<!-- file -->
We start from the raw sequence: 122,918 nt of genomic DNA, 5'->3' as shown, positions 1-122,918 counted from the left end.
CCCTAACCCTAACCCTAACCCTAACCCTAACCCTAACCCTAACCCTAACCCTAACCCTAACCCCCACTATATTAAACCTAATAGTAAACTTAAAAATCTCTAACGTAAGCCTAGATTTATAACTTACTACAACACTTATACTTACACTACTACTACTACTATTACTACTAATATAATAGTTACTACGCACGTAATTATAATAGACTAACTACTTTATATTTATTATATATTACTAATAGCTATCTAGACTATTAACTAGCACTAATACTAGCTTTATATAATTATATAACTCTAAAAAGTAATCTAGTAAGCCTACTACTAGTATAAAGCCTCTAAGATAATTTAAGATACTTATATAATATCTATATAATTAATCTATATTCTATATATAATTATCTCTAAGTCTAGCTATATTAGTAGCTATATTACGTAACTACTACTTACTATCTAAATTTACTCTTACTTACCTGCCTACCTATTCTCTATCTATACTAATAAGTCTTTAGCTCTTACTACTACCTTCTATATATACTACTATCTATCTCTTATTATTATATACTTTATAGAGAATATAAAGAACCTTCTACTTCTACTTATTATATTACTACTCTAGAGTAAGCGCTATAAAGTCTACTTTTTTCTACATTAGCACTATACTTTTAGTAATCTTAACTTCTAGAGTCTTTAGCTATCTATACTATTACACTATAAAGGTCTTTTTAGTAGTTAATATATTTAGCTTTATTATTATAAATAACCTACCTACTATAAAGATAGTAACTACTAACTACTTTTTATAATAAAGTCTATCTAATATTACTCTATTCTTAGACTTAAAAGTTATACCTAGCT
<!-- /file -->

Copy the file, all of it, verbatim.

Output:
We start from the raw sequence: 122,918 nt of genomic DNA, 5'->3' as shown, positions 1-122,918 counted from the left end.
CCCTAACCCTAACCCTAACCCTAACCCTAACCCTAACCCTAACCCTAACCCTAACCCTAACCCCCACTATATTAAACCTAATAGTAAACTTAAAAATCTCTAACGTAAGCCTAGATTTATAACTTACTACAACACTTATACTTACACTACTACTACTACTATTACTACTAATATAATAGTTACTACGCACGTAATTATAATAGACTAACTACTTTATATTTATTATATATTACTAATAGCTATCTAGACTATTAACTAGCACTAATACTAGCTTTATATAATTATATAACTCTAAAAAGTAATCTAGTAAGCCTACTACTAGTATAAAGCCTCTAAGATAATTTAAGATACTTATATAATATCTATATAATTAATCTATATTCTATATATAATTATCTCTAAGTCTAGCTATATTAGTAGCTATATTACGTAACTACTACTTACTATCTAAATTTACTCTTACTTACCTGCCTACCTATTCTCTATCTATACTAATAAGTCTTTAGCTCTTACTACTACCTTCTATATATACTACTATCTATCTCTTATTATTATATACTTTATAGAGAATATAAAGAACCTTCTACTTCTACTTATTATATTACTACTCTAGAGTAAGCGCTATAAAGTCTACTTTTTTCTACATTAGCACTATACTTTTAGTAATCTTAACTTCTAGAGTCTTTAGCTATCTATACTATTACACTATAAAGGTCTTTTTAGTAGTTAATATATTTAGCTTTATTATTATAAATAACCTACCTACTATAAAGATAGTAACTACTAACTACTTTTTATAATAAAGTCTATCTAATATTACTCTATTCTTAGACTTAAAAGTTATACCTAGCT